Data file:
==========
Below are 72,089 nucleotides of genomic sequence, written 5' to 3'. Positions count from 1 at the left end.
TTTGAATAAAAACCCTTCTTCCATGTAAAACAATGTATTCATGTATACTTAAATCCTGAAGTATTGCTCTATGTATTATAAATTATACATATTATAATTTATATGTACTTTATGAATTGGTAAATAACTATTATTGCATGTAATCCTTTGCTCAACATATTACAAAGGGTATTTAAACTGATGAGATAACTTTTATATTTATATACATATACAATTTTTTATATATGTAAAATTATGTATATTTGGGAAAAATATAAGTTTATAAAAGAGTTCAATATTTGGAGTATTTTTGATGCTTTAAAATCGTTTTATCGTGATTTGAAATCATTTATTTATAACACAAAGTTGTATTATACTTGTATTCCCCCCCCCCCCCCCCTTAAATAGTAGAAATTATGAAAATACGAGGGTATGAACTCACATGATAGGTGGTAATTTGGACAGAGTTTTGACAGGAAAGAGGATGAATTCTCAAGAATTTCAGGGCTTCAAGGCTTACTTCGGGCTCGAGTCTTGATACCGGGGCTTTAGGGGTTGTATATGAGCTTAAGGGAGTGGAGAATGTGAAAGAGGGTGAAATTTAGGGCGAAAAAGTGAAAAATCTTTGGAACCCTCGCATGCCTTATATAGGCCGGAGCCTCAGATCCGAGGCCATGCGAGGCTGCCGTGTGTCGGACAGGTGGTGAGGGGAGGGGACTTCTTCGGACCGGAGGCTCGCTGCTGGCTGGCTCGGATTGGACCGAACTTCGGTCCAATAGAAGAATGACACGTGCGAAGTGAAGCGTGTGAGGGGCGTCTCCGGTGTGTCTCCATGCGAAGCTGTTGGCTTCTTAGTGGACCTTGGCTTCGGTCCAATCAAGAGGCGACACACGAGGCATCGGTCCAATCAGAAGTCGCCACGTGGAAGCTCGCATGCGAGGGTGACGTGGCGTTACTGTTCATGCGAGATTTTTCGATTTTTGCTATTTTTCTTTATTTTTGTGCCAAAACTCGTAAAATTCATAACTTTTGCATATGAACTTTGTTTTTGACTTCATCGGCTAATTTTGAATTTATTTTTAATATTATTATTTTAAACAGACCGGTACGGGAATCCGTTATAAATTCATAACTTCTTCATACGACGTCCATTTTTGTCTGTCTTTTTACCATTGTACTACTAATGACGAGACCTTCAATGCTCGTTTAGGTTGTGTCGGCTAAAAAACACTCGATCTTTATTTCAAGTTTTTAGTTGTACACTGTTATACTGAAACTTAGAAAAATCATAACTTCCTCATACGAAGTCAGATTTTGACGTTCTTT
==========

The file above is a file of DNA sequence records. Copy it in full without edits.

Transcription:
Below are 72,089 nucleotides of genomic sequence, written 5' to 3'. Positions count from 1 at the left end.
TTTGAATAAAAACCCTTCTTCCATGTAAAACAATGTATTCATGTATACTTAAATCCTGAAGTATTGCTCTATGTATTATAAATTATACATATTATAATTTATATGTACTTTATGAATTGGTAAATAACTATTATTGCATGTAATCCTTTGCTCAACATATTACAAAGGGTATTTAAACTGATGAGATAACTTTTATATTTATATACATATACAATTTTTTATATATGTAAAATTATGTATATTTGGGAAAAATATAAGTTTATAAAAGAGTTCAATATTTGGAGTATTTTTGATGCTTTAAAATCGTTTTATCGTGATTTGAAATCATTTATTTATAACACAAAGTTGTATTATACTTGTATTCCCCCCCCCCCCCCCCTTAAATAGTAGAAATTATGAAAATACGAGGGTATGAACTCACATGATAGGTGGTAATTTGGACAGAGTTTTGACAGGAAAGAGGATGAATTCTCAAGAATTTCAGGGCTTCAAGGCTTACTTCGGGCTCGAGTCTTGATACCGGGGCTTTAGGGGTTGTATATGAGCTTAAGGGAGTGGAGAATGTGAAAGAGGGTGAAATTTAGGGCGAAAAAGTGAAAAATCTTTGGAACCCTCGCATGCCTTATATAGGCCGGAGCCTCAGATCCGAGGCCATGCGAGGCTGCCGTGTGTCGGACAGGTGGTGAGGGGAGGGGACTTCTTCGGACCGGAGGCTCGCTGCTGGCTGGCTCGGATTGGACCGAACTTCGGTCCAATAGAAGAATGACACGTGCGAAGTGAAGCGTGTGAGGGGCGTCTCCGGTGTGTCTCCATGCGAAGCTGTTGGCTTCTTAGTGGACCTTGGCTTCGGTCCAATCAAGAGGCGACACACGAGGCATCGGTCCAATCAGAAGTCGCCACGTGGAAGCTCGCATGCGAGGGTGACGTGGCGTTACTGTTCATGCGAGATTTTTCGATTTTTGCTATTTTTCTTTATTTTTGTGCCAAAACTCGTAAAATTCATAACTTTTGCATATGAACTTTGTTTTTGACTTCATCGGCTAATTTTGAATTTATTTTTAATATTATTATTTTAAACAGACCGGTACGGGAATCCGTTATAAATTCATAACTTCTTCATACGACGTCCATTTTTGTCTGTCTTTTTACCATTGTACTACTAATGACGAGACCTTCAATGCTCGTTTAGGTTGTGTCGGCTAAAAAACACTCGATCTTTATTTCAAGTTTTTAGTTGTACACTGTTATACTGAAACTTAGAAAAATCATAACTTCCTCATACGAAGTCAGATTTTGACGTTCTTT